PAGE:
Perhaps that is why the poor turkey is still the favorite bird of Thanksgiving today. In fact, another myth says that the Pilgrims and Indians feasted on turkey, potatoes, berries, cranberry sauce, pumpkin pie, and popcorn. The menu actually included venison, wild fowl, corn porridge, and mashed pumpkin.

But whether you celebrate with turkey or tofu (pooh!), make sure that this Thanksgiving you celebrate with others. They may be family or friends. You may even organize a group to help serve turkey dinners at a shelter. The food doesn’t matter. (OK, maybe tofu does.) The main thing is to celebrate God and enjoy time with family, friends, and others who are special in your life.

Myth 4: The Pilgrims and Indians became great friends.

Sadly, history proved otherwise, as within a generation the English colonists fought against the Indians to take their land. Today, Native American people often see Thanksgiving as a reminder of the legacy of betrayal and mistreatment their ancestors suffered. That pain is real as is the pain that many people feel today who are rejected or lonely or have found abuse or violence in their lives. Jesus calls on us as Christians to display brotherly love. This Thanksgiving, take time to look around at those who are suffering and to lend a hand where you can. Maybe there is a kid at school who needs a friend, or an older person who needs some help. The pain of that “first Thanksgiving” relationship cannot be changed. But you can use this Thanksgiving to help ease the pain of someone else.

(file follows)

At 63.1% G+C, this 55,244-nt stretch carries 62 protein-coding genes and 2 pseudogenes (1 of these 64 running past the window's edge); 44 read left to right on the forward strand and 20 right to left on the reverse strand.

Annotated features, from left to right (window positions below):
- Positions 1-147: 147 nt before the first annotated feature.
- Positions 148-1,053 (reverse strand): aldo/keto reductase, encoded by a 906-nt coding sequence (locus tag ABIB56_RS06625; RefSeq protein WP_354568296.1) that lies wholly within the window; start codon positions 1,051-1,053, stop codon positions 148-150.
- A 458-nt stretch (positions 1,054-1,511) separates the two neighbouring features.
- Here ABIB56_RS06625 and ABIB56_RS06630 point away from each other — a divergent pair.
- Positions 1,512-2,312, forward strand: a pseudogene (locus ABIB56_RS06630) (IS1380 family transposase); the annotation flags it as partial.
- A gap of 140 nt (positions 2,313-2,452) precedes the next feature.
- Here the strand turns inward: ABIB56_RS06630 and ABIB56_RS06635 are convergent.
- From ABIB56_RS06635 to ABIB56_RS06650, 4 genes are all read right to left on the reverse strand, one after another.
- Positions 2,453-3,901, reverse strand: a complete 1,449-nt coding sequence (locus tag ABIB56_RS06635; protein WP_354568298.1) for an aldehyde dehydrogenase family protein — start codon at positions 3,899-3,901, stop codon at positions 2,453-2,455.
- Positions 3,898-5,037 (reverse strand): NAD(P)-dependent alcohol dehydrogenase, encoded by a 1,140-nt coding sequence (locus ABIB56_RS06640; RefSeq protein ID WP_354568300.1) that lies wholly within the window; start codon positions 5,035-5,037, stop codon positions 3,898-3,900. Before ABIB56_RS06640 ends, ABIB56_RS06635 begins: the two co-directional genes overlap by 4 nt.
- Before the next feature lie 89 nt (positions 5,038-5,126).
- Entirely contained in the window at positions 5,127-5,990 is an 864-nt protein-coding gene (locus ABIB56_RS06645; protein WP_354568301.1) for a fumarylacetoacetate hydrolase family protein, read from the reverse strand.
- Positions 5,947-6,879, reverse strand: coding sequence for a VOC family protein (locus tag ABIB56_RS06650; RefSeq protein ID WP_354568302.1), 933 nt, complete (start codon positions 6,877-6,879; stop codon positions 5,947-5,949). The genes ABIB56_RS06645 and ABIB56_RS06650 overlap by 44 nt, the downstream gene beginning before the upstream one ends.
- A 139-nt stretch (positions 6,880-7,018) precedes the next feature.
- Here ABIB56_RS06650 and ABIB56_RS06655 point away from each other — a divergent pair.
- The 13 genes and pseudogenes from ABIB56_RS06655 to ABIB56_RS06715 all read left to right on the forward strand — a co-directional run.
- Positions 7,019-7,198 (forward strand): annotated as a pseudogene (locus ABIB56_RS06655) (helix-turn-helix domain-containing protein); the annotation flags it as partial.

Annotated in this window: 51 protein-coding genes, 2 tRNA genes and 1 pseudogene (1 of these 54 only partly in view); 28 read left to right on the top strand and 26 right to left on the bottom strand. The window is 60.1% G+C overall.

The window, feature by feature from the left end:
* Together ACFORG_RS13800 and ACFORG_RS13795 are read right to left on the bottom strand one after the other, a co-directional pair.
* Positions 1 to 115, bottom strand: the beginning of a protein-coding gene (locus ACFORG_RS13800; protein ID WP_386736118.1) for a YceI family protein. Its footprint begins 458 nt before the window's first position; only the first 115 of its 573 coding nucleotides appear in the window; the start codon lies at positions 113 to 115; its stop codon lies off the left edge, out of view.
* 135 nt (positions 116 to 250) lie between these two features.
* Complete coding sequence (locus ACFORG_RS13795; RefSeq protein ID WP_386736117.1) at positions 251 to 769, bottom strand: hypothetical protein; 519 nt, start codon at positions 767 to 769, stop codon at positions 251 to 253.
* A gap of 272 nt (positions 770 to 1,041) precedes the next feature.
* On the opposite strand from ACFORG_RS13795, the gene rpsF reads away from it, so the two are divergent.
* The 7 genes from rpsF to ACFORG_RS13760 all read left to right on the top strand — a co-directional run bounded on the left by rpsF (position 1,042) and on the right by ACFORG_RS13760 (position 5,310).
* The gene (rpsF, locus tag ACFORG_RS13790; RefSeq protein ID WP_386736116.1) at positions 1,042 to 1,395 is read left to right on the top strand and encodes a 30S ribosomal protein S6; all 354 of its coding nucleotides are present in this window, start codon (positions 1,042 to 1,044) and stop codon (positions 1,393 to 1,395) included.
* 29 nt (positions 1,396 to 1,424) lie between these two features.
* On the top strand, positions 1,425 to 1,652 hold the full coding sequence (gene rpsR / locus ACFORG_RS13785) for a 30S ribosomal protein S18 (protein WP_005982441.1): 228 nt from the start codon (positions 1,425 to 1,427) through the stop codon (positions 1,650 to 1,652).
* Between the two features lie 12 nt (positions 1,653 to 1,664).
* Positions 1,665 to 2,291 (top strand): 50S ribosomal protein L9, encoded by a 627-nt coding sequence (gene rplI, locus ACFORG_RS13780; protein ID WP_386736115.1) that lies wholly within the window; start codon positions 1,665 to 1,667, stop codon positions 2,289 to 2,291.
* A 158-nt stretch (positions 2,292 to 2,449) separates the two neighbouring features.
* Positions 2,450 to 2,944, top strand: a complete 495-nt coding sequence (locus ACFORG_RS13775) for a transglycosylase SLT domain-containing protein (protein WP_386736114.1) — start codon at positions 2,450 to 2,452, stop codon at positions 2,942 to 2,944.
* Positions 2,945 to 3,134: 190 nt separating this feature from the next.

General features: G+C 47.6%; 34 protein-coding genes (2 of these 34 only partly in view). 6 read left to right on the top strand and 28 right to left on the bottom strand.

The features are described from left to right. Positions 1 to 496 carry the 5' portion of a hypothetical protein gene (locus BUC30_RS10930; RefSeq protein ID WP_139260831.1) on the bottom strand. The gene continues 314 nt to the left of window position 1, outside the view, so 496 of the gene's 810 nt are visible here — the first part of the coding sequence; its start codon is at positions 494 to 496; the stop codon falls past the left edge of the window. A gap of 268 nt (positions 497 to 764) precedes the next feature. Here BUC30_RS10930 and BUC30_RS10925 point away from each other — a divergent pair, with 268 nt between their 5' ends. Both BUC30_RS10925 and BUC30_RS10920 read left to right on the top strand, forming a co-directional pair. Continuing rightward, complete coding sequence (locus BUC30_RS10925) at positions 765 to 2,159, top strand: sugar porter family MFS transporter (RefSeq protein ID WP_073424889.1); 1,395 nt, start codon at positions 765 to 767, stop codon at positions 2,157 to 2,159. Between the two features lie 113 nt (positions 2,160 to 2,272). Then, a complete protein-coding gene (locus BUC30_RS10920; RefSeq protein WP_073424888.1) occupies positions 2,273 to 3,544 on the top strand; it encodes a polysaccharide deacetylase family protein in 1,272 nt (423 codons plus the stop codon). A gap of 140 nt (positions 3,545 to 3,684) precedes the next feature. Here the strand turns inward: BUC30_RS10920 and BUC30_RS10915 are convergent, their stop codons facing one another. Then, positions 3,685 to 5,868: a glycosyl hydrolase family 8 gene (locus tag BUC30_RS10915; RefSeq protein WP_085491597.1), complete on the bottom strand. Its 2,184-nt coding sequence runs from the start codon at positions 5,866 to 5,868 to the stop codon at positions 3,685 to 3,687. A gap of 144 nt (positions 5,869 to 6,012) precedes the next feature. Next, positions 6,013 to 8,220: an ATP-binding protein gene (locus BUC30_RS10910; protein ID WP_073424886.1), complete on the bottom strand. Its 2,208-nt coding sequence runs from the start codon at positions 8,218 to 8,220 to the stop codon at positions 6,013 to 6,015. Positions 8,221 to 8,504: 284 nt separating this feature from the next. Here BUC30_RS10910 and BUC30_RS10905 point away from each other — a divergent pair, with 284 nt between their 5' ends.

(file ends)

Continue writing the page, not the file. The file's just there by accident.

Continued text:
As Christians, we are called to uphold truth, but more importantly, we are called to love humankind. This Thanksgiving, take time to show love to your fellow brothers and sisters by volunteering at a soup kitchen or food pantry. Follow the example of the Native Americans and be generous. This Thanksgiving, above all (tofu aside), make sure you love your neighbors.


About the author, Tim Lee

Tim Lee, a Chicago-based editor and youth minister, is the founder of One Black Man, a leadership consulting firm for Black boys between the ages of 13 and 18. In his free time, Lee actively participates as a member of the Metropolitan Board of the Chicago Urban League and the Rainbow PUSH Coalition.